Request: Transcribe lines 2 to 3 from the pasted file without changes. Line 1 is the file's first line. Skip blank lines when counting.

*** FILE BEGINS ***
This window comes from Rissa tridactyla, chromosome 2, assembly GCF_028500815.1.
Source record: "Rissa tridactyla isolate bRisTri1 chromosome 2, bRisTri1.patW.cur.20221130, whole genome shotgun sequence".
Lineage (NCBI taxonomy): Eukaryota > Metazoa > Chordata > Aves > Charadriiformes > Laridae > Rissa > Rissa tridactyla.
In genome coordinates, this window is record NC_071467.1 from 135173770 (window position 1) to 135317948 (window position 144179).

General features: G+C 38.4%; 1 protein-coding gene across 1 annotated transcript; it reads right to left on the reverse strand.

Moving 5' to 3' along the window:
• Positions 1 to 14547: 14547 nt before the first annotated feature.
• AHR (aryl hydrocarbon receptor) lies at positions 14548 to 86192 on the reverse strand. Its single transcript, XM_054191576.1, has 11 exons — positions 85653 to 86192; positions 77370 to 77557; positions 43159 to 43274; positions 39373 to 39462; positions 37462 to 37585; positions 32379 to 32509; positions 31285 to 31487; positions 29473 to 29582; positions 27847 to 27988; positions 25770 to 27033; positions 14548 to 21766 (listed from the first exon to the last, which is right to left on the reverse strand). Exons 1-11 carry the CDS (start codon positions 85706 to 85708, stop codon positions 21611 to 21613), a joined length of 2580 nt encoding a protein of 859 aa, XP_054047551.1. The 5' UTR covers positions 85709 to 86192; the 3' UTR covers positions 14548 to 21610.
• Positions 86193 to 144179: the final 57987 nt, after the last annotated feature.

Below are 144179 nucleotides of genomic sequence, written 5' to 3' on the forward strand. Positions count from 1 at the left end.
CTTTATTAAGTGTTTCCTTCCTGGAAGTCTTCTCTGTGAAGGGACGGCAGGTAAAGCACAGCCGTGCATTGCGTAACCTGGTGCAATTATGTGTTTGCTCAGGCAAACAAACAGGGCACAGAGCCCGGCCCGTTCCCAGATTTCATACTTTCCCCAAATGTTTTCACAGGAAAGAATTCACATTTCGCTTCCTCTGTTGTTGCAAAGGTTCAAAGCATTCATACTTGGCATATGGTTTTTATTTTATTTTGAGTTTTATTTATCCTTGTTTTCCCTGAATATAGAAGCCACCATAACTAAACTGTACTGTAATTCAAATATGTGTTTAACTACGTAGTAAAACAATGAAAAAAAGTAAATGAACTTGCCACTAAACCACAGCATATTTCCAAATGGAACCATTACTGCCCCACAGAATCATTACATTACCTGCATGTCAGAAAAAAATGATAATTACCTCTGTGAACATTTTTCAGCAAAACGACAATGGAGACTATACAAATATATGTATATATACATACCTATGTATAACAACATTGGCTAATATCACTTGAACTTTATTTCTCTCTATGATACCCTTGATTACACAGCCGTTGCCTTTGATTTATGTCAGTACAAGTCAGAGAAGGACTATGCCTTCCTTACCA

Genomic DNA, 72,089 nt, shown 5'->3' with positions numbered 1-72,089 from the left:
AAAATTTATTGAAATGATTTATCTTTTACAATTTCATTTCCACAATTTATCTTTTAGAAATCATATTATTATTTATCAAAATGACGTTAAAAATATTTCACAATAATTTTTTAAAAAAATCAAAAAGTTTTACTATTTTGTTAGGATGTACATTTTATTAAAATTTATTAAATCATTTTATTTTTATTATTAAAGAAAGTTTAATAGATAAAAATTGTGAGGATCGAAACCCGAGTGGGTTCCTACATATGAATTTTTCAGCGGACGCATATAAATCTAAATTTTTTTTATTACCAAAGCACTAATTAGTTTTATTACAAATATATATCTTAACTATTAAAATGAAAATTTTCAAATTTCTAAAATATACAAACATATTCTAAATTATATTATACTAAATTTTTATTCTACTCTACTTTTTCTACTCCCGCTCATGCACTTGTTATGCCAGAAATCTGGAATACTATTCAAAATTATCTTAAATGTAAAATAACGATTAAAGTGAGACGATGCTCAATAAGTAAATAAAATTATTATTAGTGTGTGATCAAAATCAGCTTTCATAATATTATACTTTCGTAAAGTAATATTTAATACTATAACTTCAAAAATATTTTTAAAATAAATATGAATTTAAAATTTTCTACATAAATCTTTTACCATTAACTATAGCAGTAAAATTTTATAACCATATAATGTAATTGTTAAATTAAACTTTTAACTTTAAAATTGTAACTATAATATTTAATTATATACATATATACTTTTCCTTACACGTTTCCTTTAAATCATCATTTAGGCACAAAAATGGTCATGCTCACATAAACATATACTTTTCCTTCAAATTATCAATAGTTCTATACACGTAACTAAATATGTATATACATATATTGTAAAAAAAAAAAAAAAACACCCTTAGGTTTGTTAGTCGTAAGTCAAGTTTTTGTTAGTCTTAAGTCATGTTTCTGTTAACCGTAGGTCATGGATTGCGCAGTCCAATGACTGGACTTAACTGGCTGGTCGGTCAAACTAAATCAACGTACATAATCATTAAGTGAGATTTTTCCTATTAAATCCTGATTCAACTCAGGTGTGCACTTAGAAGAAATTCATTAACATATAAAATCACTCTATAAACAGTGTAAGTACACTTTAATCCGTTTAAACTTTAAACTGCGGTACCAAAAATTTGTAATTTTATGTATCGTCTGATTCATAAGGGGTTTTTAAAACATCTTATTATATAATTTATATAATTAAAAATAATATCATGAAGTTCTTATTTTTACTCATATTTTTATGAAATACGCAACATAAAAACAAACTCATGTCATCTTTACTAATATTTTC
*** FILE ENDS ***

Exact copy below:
Source record: "Rissa tridactyla isolate bRisTri1 chromosome 2, bRisTri1.patW.cur.20221130, whole genome shotgun sequence".
Lineage (NCBI taxonomy): Eukaryota > Metazoa > Chordata > Aves > Charadriiformes > Laridae > Rissa > Rissa tridactyla.